ARTICLE | doi:10.20944/preprints202205.0205.v1
Subject: Biology And Life Sciences, Agricultural Science And Agronomy Keywords: city trees; landscape design; nursery production; urban greenspace
Online: 16 May 2022 (10:38:21 CEST)
While many practitioners and experts understand the risks associated with low urban tree diversity, they often lack the ability to rectify issues they encounter on their own. The current system of tree production and procurement is complex – shaped by market pressures, nursery and site constraints, local governance, and differing professional objectives among those who grow, specify, and plant trees. To understand this complexity as well as constraints to- and opportunities for increasing urban tree diversity, we conducted a series of focus groups comprised of nursery growers, landscape architects, and urban foresters. Our results highlight a significant list of considerations and constraints to diversity (both shared among green industries and some specific to growers or purchasers). More importantly, in discussing our findings we outline actionable strategies for increasing urban tree diversity.
Subject: Biology And Life Sciences, Forestry Keywords: hurricane; tree risk assessment; urban forest strike team; species failure profile; likelihood of failure
Online: 24 April 2020 (04:37:51 CEST)
Trees in residential landscapes provide many benefits, but can injure persons and damage property when they fail. In hurricane-prone regions like Florida, USA, the regular occurrence of hurricanes has provided an opportunity to assess factors that influence the likelihood of wind-induced tree failure and develop species failure profiles. We assessed open-grown trees in Naples, Florida, following the passage of Hurricane Irma in September 2017 to determine the effect of relevant factors on the degree of damage sustained by individual trees. Of 4,034 assessed individuals (n = 15 species), 74% sustained no damage, 4% sustained only minor damage (i.e., minimal corrective pruning needed), 6% sustained significant damage (i.e., major corrective pruning needed), and 15% were whole tree failures (i.e., overturned trees or trees requiring removal). The proportion of individuals in each damage category varied among species, stem diameter at 1.4 m above ground, and the presence of utility lines, which was a proxy for maintenance. We compared our results with the findings of seven previous hurricanes in the region to explore species’ resilience in hurricanes.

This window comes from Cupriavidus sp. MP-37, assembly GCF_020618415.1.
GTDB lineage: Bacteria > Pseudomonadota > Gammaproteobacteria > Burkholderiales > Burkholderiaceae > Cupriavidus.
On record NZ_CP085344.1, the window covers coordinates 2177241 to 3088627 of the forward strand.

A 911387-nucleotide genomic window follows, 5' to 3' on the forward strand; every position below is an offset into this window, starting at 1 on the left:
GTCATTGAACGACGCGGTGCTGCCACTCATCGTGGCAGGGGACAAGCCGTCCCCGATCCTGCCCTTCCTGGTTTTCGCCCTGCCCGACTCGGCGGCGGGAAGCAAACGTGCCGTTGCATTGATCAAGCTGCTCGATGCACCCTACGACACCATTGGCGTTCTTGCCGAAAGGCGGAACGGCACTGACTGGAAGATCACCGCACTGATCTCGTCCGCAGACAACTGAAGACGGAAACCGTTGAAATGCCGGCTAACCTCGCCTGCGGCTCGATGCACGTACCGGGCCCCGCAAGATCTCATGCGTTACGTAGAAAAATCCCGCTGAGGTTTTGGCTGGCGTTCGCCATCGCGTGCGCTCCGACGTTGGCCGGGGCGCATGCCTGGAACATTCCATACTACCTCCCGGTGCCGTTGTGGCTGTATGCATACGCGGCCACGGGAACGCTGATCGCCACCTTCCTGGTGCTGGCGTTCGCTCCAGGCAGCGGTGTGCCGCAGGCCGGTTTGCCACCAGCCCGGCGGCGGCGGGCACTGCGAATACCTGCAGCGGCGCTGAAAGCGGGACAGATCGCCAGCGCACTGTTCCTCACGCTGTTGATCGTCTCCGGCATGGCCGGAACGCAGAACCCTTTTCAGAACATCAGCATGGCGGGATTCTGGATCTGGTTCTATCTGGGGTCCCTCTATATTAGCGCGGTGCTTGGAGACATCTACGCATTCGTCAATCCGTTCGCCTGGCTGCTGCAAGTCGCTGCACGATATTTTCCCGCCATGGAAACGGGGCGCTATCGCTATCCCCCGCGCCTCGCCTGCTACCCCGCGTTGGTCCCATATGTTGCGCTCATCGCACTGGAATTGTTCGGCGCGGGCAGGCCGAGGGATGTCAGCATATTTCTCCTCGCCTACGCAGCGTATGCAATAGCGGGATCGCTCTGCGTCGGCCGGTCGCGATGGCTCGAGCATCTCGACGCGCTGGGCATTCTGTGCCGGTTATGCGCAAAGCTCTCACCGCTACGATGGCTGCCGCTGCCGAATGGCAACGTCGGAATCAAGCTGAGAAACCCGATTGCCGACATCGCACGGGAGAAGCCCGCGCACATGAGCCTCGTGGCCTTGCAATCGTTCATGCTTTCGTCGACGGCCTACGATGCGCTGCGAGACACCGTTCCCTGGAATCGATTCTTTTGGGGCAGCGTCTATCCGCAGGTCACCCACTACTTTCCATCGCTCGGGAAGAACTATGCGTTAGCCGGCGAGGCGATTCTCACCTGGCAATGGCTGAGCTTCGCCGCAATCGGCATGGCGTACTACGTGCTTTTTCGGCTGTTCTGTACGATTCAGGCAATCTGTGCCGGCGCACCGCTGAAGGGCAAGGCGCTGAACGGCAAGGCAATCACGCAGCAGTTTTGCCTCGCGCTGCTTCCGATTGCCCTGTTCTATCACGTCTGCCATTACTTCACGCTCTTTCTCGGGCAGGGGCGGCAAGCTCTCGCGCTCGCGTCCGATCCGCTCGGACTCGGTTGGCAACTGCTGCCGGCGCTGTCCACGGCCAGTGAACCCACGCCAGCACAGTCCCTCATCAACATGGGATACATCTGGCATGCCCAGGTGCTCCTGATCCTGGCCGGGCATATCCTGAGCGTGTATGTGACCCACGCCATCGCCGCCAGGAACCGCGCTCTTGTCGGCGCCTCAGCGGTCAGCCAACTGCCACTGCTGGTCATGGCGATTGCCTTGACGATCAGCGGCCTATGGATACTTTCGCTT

ARTICLE | doi:10.20944/preprints202208.0517.v1
Subject: Environmental And Earth Sciences, Environmental Science Keywords: city trees; landscape design; landscape architecture; socio-ecological system; urban ecosystem; urban forest
Online: 30 August 2022 (09:54:35 CEST)
Despite the abundance of tree diversity in the natural world, and generally high tree species richness in urban areas, urban forests continue to be dominated by a limited number of species. As socio-ecological systems, urban forests are shaped by historical and current management efforts and decision-making of a wide range of human actors. Drawing on past research, we offer a conceptual framework for describing the complex interactions among tree producers and consumers as trees are selected, grown, specified, and planted in private and public urban areas. We illustrate how multiple layers of selection criteria filter down the entirety of potential local tree diversity to a handful of commonly used and accepted tree species. We detail the actors and decision makers who impact tree composition and diversity across several land types. Finally, we identify research, education and outreach needs as they relate to creating more diverse and resilient urban forest ecosystems.
ARTICLE | doi:10.20944/preprints202310.0030.v1
Subject: Environmental And Earth Sciences, Sustainable Science And Technology Keywords: By-laws; Construction; Ordinance; Regulations; Tradeoffs; Tree preservation
Online: 2 October 2023 (04:00:11 CEST)
Development and redevelopment are important drivers of tree removal and canopy loss in urban landscapes. Local ordinances are often used to curtail tree removal, but punitive regulations alone may not be enough to reduce urban tree canopy loss in land development. In Florida (US), efforts to balance trees and development have so far focused on fees and fines, but with a recent backlash against tree regulations and the fast pace of urban growth, we explored the possible role of incentives in urban tree policies. We interviewed 20 land developers across Florida to understand their perspectives on current barriers and potential incentives for tree preservation and planting. We collected data from developers, whose perspectives on tree preservation are often unknown or overlooked, despite their significant role in tree planting, removal, and retention in and around cities. Our results show that major barriers to tree preservation and planting include requirements to grade sites for stormwater management, site constraints, and monetary costs. Most developers did not know of any existing incentives beyond intrinsic motivations but said that financial incentives would be most appealing to them. Top incentive suggestions include increasing building density, reducing impact fees and tax liability, and changing tree mitigation policies. Another promising finding is that developers are willing to work with regulators to find solutions that benefit both parties. Future research should consider evaluating the level of support and viability of different incentives by gathering feedback from policymakers, land developers, and the public.